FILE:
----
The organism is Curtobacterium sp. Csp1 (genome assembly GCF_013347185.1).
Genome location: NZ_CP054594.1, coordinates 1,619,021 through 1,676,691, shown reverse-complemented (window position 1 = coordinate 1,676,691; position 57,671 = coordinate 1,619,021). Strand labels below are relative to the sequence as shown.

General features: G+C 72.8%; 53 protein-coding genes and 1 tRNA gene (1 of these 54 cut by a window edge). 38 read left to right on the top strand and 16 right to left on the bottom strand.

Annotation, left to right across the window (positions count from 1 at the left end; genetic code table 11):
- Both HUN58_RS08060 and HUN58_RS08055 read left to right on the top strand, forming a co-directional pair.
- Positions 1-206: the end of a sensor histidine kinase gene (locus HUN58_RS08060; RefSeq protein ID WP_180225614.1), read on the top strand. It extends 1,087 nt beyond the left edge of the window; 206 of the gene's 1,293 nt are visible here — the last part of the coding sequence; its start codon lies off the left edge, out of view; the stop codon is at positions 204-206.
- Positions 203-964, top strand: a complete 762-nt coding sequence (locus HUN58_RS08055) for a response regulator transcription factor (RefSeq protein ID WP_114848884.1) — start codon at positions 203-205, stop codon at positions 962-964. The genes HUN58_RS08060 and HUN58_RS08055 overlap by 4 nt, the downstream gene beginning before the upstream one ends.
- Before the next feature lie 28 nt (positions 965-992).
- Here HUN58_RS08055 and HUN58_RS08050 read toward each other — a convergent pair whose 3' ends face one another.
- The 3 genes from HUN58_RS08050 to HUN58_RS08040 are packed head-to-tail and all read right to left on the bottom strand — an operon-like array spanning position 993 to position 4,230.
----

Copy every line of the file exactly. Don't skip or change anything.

The organism is Curtobacterium sp. Csp1 (genome assembly GCF_013347185.1).
Genome location: NZ_CP054594.1, coordinates 1,619,021 through 1,676,691, shown reverse-complemented (window position 1 = coordinate 1,676,691; position 57,671 = coordinate 1,619,021). Strand labels below are relative to the sequence as shown.

General features: G+C 72.8%; 53 protein-coding genes and 1 tRNA gene (1 of these 54 cut by a window edge). 38 read left to right on the top strand and 16 right to left on the bottom strand.

Annotation, left to right across the window (positions count from 1 at the left end; genetic code table 11):
- Both HUN58_RS08060 and HUN58_RS08055 read left to right on the top strand, forming a co-directional pair.
- Positions 1-206: the end of a sensor histidine kinase gene (locus HUN58_RS08060; RefSeq protein ID WP_180225614.1), read on the top strand. It extends 1,087 nt beyond the left edge of the window; 206 of the gene's 1,293 nt are visible here — the last part of the coding sequence; its start codon lies off the left edge, out of view; the stop codon is at positions 204-206.
- Positions 203-964, top strand: a complete 762-nt coding sequence (locus HUN58_RS08055) for a response regulator transcription factor (RefSeq protein ID WP_114848884.1) — start codon at positions 203-205, stop codon at positions 962-964. The genes HUN58_RS08060 and HUN58_RS08055 overlap by 4 nt, the downstream gene beginning before the upstream one ends.
- Before the next feature lie 28 nt (positions 965-992).
- Here HUN58_RS08055 and HUN58_RS08050 read toward each other — a convergent pair whose 3' ends face one another.
- The 3 genes from HUN58_RS08050 to HUN58_RS08040 are packed head-to-tail and all read right to left on the bottom strand — an operon-like array spanning position 993 to position 4,230.